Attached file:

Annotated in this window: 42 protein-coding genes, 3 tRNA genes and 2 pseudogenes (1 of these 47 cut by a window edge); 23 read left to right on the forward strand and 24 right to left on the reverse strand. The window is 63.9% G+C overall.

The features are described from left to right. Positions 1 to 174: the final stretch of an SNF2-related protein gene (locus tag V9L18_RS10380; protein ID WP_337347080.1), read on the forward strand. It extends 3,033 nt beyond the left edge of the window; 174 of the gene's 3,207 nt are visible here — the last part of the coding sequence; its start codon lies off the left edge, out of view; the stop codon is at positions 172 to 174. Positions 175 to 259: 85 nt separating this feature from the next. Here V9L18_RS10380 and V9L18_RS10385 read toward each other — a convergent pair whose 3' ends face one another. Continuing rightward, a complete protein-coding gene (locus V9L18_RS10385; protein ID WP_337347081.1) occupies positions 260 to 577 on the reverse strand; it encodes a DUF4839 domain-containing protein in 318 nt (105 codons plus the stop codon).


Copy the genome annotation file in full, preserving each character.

Annotated in this window: 42 protein-coding genes, 3 tRNA genes and 2 pseudogenes (1 of these 47 cut by a window edge); 23 read left to right on the forward strand and 24 right to left on the reverse strand. The window is 63.9% G+C overall.

The features are described from left to right. Positions 1 to 174: the final stretch of an SNF2-related protein gene (locus tag V9L18_RS10380; protein ID WP_337347080.1), read on the forward strand. It extends 3,033 nt beyond the left edge of the window; 174 of the gene's 3,207 nt are visible here — the last part of the coding sequence; its start codon lies off the left edge, out of view; the stop codon is at positions 172 to 174. Positions 175 to 259: 85 nt separating this feature from the next. Here V9L18_RS10380 and V9L18_RS10385 read toward each other — a convergent pair whose 3' ends face one another. Continuing rightward, a complete protein-coding gene (locus V9L18_RS10385; protein ID WP_337347081.1) occupies positions 260 to 577 on the reverse strand; it encodes a DUF4839 domain-containing protein in 318 nt (105 codons plus the stop codon).